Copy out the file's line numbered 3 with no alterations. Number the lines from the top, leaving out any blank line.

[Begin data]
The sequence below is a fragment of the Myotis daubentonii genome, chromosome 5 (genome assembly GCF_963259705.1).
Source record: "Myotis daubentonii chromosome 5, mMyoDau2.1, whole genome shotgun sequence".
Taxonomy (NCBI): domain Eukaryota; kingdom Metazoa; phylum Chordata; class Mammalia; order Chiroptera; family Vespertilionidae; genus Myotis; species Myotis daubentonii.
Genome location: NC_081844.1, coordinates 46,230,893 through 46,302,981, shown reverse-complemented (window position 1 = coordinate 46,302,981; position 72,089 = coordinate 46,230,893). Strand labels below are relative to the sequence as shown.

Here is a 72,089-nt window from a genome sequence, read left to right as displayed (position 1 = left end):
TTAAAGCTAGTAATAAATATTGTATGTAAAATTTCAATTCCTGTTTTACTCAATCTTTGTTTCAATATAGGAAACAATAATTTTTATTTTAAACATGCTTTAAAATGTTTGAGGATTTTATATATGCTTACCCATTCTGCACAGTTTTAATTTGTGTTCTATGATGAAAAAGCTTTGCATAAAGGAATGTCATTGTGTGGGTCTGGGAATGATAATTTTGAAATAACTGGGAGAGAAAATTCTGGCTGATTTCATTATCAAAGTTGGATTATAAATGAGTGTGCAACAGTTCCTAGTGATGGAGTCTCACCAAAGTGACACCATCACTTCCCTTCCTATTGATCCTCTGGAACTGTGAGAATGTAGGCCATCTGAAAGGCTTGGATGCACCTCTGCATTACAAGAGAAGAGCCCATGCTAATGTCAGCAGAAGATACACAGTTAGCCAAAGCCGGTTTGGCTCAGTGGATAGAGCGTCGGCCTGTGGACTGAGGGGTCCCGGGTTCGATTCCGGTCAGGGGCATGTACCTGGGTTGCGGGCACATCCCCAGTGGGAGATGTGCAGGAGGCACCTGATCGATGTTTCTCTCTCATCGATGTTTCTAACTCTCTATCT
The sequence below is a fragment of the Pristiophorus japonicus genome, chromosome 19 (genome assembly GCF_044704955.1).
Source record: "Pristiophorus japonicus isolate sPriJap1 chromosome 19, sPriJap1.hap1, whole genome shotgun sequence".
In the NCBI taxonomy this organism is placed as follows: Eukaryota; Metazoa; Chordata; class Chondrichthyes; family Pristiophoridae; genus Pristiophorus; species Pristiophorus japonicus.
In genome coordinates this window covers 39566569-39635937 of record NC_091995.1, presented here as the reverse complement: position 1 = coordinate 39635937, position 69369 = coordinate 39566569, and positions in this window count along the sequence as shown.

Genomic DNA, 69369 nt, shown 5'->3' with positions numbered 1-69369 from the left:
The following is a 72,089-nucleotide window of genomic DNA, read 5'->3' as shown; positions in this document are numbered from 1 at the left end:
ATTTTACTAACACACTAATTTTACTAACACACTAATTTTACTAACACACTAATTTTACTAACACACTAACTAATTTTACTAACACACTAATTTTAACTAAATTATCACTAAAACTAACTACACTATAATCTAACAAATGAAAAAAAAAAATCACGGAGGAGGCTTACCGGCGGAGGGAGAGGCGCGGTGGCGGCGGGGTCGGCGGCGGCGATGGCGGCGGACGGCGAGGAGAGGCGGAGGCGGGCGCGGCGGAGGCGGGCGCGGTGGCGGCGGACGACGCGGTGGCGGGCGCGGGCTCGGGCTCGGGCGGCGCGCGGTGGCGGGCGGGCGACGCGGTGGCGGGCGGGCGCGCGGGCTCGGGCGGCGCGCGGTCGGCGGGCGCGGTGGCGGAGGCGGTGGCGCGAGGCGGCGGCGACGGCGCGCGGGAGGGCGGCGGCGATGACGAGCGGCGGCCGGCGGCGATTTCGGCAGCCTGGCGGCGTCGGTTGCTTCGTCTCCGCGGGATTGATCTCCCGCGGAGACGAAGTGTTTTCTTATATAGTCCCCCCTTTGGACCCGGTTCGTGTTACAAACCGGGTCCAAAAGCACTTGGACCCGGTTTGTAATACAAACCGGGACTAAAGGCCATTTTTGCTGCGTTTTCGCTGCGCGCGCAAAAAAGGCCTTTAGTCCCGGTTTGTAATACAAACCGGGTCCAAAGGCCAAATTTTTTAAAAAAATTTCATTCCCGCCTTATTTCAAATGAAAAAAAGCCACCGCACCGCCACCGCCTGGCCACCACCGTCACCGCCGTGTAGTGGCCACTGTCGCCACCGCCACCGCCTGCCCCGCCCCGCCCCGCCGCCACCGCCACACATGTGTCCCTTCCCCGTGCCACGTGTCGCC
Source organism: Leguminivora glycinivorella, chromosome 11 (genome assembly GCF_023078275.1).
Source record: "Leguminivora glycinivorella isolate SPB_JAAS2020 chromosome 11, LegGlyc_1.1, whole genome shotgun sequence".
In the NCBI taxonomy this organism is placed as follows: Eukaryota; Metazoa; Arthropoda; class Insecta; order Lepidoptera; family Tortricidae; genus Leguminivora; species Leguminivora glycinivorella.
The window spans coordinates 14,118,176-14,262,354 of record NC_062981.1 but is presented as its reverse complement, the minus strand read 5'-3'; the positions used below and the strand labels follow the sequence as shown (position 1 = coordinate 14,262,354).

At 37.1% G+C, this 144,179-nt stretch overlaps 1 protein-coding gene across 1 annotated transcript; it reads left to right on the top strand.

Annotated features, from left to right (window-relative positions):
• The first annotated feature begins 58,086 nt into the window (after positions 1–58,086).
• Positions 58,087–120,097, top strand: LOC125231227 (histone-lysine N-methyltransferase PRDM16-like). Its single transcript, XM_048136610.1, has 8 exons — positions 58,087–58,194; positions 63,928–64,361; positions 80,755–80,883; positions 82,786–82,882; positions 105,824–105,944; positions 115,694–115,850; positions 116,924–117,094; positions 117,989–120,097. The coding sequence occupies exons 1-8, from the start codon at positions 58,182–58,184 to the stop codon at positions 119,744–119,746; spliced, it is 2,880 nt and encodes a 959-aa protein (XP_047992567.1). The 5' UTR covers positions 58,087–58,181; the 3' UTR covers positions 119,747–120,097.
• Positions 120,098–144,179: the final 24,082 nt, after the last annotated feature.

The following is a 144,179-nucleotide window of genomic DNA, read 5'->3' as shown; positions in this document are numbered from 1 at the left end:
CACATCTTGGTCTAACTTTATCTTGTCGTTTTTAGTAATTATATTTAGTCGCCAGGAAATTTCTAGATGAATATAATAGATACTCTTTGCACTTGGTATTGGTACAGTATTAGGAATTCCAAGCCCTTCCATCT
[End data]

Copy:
Taxonomy (NCBI): domain Eukaryota; kingdom Metazoa; phylum Chordata; class Mammalia; order Chiroptera; family Vespertilionidae; genus Myotis; species Myotis daubentonii.